Thai Long Pepper is a tangy spice source known locally to many of the inhabitants of northern Thailand as Dee Plee, though its origins actually appeared in Europe a few hundred years ago. However, that was only until westerners discovered what is customarily known today as the chilli pepper.
The official name of this peppery spice is called Piper Chaba and when dried has a similar appearance to that of black pepper. It
must however not be confused with the type of pepper used in western
cuisine. This one has a rich, fragrant aroma and a strong pungent taste
that tends to linger for a long time in the mouth. These peppers are now rarely used outside South East Asia.
If you are the kind of person who enjoys the tang of spicy chilli combined with a peppery taste, then you'll probably love this one. However, because the pepper is found mostly in Asia, it's unlikely you'll find it at any of the local supermarkets in your neighbourhood or for that matter, other parts of the world.
So before you stock up with this delightful delicacy in the northern part of Thailand, you may need to make doubly sure that you would be allowed to get it through customs.
observing how strict procedures are imposed on Australian immigration,
you would have a hard time getting this food source through customs.
Best to check with your embassy if you are allowed to enter the country
with the product.
Because Thai Long Pepper is an extremely rare commodity commonly associated with Asian cuisine, it can still be purchased at many Indian Markets as well as some grocery stores. It's also used in Indonesian (such as in Bali) and Malaysian cooking and further afield, can be found in North African spice mixtures.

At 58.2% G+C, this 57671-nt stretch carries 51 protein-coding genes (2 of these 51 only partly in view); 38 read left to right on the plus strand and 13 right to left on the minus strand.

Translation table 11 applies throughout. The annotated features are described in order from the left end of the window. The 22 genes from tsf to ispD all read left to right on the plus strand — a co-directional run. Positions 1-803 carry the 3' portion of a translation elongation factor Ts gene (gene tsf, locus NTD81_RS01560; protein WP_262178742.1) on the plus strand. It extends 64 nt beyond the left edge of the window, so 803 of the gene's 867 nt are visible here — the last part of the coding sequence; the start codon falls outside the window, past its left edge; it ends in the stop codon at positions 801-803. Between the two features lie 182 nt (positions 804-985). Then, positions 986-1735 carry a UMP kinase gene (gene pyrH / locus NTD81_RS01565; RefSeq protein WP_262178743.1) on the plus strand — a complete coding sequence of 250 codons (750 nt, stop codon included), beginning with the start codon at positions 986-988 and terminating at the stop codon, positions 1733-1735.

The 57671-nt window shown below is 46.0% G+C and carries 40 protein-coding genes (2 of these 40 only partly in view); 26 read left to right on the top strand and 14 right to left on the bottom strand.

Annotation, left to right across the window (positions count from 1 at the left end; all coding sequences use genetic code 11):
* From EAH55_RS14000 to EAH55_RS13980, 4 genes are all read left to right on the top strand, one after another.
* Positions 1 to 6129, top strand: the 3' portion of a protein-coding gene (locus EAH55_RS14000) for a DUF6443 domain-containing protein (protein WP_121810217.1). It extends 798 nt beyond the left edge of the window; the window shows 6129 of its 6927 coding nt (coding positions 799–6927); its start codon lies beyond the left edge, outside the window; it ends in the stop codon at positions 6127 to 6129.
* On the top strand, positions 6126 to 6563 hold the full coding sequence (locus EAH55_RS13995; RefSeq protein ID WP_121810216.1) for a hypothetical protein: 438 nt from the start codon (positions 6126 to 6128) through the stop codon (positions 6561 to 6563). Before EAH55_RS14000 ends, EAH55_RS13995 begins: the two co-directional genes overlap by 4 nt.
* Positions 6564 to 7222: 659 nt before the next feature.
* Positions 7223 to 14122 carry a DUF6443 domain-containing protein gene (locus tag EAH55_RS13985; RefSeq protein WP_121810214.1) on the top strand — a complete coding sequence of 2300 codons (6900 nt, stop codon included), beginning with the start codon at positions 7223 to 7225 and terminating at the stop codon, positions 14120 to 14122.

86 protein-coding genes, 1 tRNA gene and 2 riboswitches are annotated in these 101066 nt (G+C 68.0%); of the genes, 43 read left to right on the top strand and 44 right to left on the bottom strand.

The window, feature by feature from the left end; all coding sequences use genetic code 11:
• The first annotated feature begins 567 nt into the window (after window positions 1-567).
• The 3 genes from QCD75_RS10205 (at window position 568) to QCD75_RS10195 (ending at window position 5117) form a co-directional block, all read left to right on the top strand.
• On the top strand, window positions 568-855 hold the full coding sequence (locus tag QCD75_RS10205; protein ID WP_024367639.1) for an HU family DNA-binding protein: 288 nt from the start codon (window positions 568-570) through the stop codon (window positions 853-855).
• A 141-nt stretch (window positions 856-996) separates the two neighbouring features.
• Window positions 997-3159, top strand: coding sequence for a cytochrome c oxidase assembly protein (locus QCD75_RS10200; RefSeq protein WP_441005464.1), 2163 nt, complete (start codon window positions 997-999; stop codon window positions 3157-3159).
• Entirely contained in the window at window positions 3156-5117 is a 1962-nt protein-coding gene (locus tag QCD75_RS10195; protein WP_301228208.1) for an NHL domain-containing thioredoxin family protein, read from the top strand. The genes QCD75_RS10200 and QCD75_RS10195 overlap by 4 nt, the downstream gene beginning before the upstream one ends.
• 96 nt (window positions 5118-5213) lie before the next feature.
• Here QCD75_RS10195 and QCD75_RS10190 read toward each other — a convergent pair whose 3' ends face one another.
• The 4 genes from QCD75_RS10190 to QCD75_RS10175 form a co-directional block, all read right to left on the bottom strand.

This particular pepper appears to thrive on a vine, but in reality, it grows on trees in Thailand. You can consume the spice either fresh or in dried form. The pepper first appears green in colour, then quickly turns bright orange before being dried.
Apart from the fact that Piper Chaba, Dee Plee or Thai long pepper gives you a prolonged taste sensation, it will also ultimately provide you with a wide range of medicinal health benefits too.
The spice is known to be a wonderful remedy for the relief of sore throats. In addition, will also help promote and improve appetite.
Other remedies include the peppers ability to reduce flatulence. It helps stimulate digestion and assists in the reduction of any symptoms associated with diarrhoea and stomach ache.
It is believed to be a great stabiliser for motion sickness and once absorbed will also allow you to have a better nights sleep should you suffer from the causes that accompany insomnia.
For this, you boil fresh pepper in water with lemon juice and a dash of sea salt for about fifteen minutes. Drink a small glass of the mixture three times a day after each meal.
Kaffir Lime and Leaves is a sub-species of the citrus family, has a strong fragrance and flavour and is highly prized in Thai cuisine.
Curry Leaves are excellent as an herbal tonic. They are similar in style to bay leaves, but with a hint of green pepper. They also have a tangerine fragrance.
Thai Basil is also known as Oriental Basil or Asian Basil in Thailand and is a close cousin of the sweet basil variation that's frequently used in Thai cuisine.
Cilantro is an edible herb known as Pak Chee in Thailand but in other countries, it's known as coriander. It is also sometimes known as Chinese Parsley.
Lemongrass is a wonderfully aromatic herb with a distinct lemony flavour but more than that, it also provides a whole host of herbal and therapeutic benefits.
Galangal is popularly known as Krachai in Thailand and is considered to be more of a spice than a herb. It has a strong and sharp peppery flavour.
Tamarind is available in a variety of forms. It's available as fresh, compressed blocks and dried slices, all of which have been around for quite some time.
Chilli Peppers needs no real introduction. They are good for your heart, they improve blood circulation and best of all, they also help to lift your spirits.
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